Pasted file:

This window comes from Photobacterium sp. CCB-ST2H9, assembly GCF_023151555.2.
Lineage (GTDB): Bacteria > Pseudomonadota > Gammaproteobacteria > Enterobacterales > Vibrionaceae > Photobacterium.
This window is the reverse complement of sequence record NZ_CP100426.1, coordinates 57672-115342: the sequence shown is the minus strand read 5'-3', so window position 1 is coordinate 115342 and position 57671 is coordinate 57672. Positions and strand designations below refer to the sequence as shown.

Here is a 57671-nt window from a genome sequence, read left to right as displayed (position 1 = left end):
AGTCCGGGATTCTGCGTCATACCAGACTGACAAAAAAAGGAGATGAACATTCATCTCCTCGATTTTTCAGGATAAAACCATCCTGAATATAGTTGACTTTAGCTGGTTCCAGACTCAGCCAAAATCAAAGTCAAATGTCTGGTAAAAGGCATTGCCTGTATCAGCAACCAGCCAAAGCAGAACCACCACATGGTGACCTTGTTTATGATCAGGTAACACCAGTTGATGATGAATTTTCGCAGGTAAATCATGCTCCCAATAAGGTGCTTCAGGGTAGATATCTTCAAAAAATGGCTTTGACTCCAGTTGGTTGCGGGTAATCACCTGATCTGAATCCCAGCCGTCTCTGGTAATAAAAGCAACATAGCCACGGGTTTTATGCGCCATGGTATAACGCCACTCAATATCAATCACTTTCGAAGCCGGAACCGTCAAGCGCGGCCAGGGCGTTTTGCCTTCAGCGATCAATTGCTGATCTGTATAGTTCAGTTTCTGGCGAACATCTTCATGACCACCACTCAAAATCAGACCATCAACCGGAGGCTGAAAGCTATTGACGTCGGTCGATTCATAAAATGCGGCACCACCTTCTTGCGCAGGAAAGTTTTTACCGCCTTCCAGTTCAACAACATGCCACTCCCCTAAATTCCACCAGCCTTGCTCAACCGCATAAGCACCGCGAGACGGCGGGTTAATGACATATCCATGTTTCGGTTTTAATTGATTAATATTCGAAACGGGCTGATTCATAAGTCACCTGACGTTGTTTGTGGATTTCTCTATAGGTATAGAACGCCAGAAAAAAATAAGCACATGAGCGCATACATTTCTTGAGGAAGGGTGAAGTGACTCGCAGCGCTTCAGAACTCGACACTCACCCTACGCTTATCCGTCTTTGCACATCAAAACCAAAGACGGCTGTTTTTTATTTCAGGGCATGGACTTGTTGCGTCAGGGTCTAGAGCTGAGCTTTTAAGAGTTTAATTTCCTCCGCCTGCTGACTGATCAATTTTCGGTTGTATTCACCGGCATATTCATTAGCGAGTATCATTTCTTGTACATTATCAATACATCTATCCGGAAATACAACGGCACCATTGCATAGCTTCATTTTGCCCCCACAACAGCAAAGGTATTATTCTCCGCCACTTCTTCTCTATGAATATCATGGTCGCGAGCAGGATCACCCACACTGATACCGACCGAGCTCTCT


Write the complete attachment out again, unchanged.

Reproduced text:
This window comes from Photobacterium sp. CCB-ST2H9, assembly GCF_023151555.2.
Lineage (GTDB): Bacteria > Pseudomonadota > Gammaproteobacteria > Enterobacterales > Vibrionaceae > Photobacterium.
This window is the reverse complement of sequence record NZ_CP100426.1, coordinates 57672-115342: the sequence shown is the minus strand read 5'-3', so window position 1 is coordinate 115342 and position 57671 is coordinate 57672. Positions and strand designations below refer to the sequence as shown.

Here is a 57671-nt window from a genome sequence, read left to right as displayed (position 1 = left end):
AGTCCGGGATTCTGCGTCATACCAGACTGACAAAAAAAGGAGATGAACATTCATCTCCTCGATTTTTCAGGATAAAACCATCCTGAATATAGTTGACTTTAGCTGGTTCCAGACTCAGCCAAAATCAAAGTCAAATGTCTGGTAAAAGGCATTGCCTGTATCAGCAACCAGCCAAAGCAGAACCACCACATGGTGACCTTGTTTATGATCAGGTAACACCAGTTGATGATGAATTTTCGCAGGTAAATCATGCTCCCAATAAGGTGCTTCAGGGTAGATATCTTCAAAAAATGGCTTTGACTCCAGTTGGTTGCGGGTAATCACCTGATCTGAATCCCAGCCGTCTCTGGTAATAAAAGCAACATAGCCACGGGTTTTATGCGCCATGGTATAACGCCACTCAATATCAATCACTTTCGAAGCCGGAACCGTCAAGCGCGGCCAGGGCGTTTTGCCTTCAGCGATCAATTGCTGATCTGTATAGTTCAGTTTCTGGCGAACATCTTCATGACCACCACTCAAAATCAGACCATCAACCGGAGGCTGAAAGCTATTGACGTCGGTCGATTCATAAAATGCGGCACCACCTTCTTGCGCAGGAAAGTTTTTACCGCCTTCCAGTTCAACAACATGCCACTCCCCTAAATTCCACCAGCCTTGCTCAACCGCATAAGCACCGCGAGACGGCGGGTTAATGACATATCCATGTTTCGGTTTTAATTGATTAATATTCGAAACGGGCTGATTCATAAGTCACCTGACGTTGTTTGTGGATTTCTCTATAGGTATAGAACGCCAGAAAAAAATAAGCACATGAGCGCATACATTTCTTGAGGAAGGGTGAAGTGACTCGCAGCGCTTCAGAACTCGACACTCACCCTACGCTTATCCGTCTTTGCACATCAAAACCAAAGACGGCTGTTTTTTATTTCAGGGCATGGACTTGTTGCGTCAGGGTCTAGAGCTGAGCTTTTAAGAGTTTAATTTCCTCCGCCTGCTGACTGATCAATTTTCGGTTGTATTCACCGGCATATTCATTAGCGAGTATCATTTCTTGTACATTATCAATACATCTATCCGGAAATACAACGGCACCATTGCATAGCTTCATTTTGCCCCCACAACAGCAAAGGTATTATTCTCCGCCACTTCTTCTCTATGAATATCATGGTCGCGAGCAGGATCACCCACACTGATACCGACCGAGCTCTCT